That "last situation" was filled with broken promises, according to Jackson. He was excited to film movies for Viacom-owned movie studios, do professional wrestling with Bellator-associated pro wrestling promotions, and be a star of reality television programming, in addition to fighting on pay-per-view cards.
When much of that didn’t happen, Jackson lost his enthusiasm for the company that had promised it all.
"When you leave an organization for a new one, the new one tells you that they will give you the world and make you happy. You want to believe it, so you believe it. At the end of the day, I’m an athlete. This is what I know how to do – entertain people and kick ass. This is what I want to focus on.
"You grow up real fast in this business and see how honest people are. I always do right by people in business because I don’t want to burn any bridges. I always keep my word and I just want everybody else to do the same. I know I have a lot to offer this sport — otherwise, promotions wouldn’t want to sign me. So, why not keep the athletes who make you money happy?
"As fighters, we do everything for cheap. We hook up with sponsors for cheap, we fight for cheap. That’s just the M.O. So, I’m just locked in there with everyone else, but why not do it for the most money you can be paid then? Another big reason why I decided to keep fighting is because of my sponsor, Monster. They’ve been real supportive of me, really great to me, whether I fight or not, but I know they sponsor me to fight. They were asking me, ‘So, when are you fighting again?’"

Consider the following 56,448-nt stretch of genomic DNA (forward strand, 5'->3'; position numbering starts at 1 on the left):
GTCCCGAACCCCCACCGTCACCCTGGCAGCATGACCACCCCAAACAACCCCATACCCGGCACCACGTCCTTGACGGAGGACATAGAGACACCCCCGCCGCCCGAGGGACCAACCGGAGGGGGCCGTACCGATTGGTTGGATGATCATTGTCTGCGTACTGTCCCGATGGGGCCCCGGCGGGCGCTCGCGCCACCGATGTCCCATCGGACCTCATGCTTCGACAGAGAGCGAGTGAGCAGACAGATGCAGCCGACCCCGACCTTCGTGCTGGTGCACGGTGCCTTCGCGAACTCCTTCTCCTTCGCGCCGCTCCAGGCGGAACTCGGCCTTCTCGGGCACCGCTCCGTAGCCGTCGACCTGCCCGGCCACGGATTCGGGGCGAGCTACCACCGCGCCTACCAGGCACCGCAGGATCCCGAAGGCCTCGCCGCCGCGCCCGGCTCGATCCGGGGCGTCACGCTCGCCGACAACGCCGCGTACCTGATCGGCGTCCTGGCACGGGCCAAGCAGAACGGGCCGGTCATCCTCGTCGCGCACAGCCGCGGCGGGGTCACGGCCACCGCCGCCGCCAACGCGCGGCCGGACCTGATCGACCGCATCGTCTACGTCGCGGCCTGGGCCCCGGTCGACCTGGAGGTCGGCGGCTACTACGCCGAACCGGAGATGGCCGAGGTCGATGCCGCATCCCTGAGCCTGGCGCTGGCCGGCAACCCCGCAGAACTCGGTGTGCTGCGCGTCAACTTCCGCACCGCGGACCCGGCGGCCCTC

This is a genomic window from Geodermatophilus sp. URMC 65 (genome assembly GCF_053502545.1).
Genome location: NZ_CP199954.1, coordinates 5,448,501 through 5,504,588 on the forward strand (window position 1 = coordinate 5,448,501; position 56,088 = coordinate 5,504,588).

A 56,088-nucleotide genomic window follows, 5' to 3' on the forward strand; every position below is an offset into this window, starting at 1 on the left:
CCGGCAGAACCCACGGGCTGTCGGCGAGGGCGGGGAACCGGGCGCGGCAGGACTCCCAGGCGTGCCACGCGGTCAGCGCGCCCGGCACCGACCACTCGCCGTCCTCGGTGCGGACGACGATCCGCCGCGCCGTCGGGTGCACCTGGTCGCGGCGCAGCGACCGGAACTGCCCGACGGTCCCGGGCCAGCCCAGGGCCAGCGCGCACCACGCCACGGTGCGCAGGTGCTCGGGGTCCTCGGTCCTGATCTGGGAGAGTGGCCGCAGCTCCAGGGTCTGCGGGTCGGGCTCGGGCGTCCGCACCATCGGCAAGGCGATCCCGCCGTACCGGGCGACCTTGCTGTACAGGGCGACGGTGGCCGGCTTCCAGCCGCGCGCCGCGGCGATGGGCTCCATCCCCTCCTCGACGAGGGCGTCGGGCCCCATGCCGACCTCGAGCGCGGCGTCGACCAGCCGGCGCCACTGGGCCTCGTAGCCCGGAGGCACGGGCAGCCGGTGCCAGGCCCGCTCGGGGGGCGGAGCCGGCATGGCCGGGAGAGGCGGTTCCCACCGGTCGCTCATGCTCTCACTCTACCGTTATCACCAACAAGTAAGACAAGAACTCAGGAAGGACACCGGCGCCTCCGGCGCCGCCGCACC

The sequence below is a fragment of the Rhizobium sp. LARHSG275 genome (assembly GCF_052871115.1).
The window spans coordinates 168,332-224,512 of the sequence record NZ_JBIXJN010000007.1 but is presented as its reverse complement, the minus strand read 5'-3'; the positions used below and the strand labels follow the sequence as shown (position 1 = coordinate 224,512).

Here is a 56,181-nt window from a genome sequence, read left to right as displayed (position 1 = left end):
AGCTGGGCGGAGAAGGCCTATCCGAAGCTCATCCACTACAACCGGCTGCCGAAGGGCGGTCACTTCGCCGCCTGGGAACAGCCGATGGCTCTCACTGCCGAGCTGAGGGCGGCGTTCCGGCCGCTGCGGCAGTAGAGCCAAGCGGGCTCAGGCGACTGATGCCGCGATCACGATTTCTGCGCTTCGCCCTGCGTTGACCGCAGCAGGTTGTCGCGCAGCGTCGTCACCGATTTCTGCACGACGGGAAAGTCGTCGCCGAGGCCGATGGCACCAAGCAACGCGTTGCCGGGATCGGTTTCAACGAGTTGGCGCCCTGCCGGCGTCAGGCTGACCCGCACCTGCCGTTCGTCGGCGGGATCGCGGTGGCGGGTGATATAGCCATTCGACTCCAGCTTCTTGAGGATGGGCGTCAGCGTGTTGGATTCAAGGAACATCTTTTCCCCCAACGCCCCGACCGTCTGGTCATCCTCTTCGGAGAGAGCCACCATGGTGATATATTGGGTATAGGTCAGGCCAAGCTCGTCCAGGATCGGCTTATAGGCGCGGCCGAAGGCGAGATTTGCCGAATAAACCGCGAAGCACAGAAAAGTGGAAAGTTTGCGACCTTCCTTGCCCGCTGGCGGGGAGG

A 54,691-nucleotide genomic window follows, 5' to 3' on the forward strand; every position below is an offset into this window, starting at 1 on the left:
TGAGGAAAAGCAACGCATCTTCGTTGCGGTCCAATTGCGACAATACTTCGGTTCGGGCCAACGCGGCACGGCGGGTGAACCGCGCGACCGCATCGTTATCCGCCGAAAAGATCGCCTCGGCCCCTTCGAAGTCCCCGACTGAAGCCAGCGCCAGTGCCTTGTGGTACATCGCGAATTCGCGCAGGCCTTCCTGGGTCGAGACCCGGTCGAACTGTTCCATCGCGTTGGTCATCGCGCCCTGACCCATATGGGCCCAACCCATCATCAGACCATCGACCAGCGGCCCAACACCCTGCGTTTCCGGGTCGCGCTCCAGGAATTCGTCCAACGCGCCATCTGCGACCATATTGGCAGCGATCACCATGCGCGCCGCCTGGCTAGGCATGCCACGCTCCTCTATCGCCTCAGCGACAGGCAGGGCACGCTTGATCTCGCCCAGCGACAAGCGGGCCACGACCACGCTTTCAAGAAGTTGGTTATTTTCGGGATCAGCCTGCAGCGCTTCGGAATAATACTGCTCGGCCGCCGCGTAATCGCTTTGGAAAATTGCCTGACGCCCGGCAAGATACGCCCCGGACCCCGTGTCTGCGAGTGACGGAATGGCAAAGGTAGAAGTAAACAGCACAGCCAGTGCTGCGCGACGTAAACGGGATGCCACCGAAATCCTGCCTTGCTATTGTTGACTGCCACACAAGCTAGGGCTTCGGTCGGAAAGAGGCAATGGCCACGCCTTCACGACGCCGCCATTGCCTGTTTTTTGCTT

Depending on your perspective or mood, Jackson’s honest explanation can be equal parts illuminating, inspiring, or kind of fatalistically sad. Whatever the case, it still left the "How?" question unanswered.
After all, Jackson was signed to fight for Bellator. Moments after the Memphis fighter’s UFC return announcement, in fact, new Bellator boss Scott Coker put out a statement through Twitter saying that he believed Jackson is still under an exclusive contract with his promotion, and that he and his organization promised to fight the new UFC agreement.
How, then, was Jackson able to sign with the UFC and terminate his Bellator contract on his own, as he and the UFC said he did? That answer apparently has to do with some of the many things Jackson says he was promised that were not delivered, according to him.
"I would have been really happy with Bellator if they would have done the things they said they would in their contract," he says.
I still don’t see eye-to-eye with the UFC on everything, and who knows what they do with stuff I don’t see.
"Quite frankly, I did a deal with Viacom. It wasn’t a deal with just Bellator, straight up. They just didn’t fulfill their contract. In hindsight, I think they just signed me to fight for Bellator and I don’t think they had intentions to do the other things they said they would do. So, I gave them the 45 days they said they had to fix the problem. They didn’t fix it, I had an option to terminate, and that’s what I did.
"Then, a week or so later, is when I sent that tweet out about the devil you know may be better than the devil you don’t. My manager saw a client who was upset, and he knows me personally. So, my manager did what managers did, and looked for another opportunity for me."
Jackson won’t go into details of his new UFC contract, but he says that he is satisfied with it. "I can say that I’m happy with my contract. I’m really happy with my contract.
"I’m happy with it, right now," he added, laughing.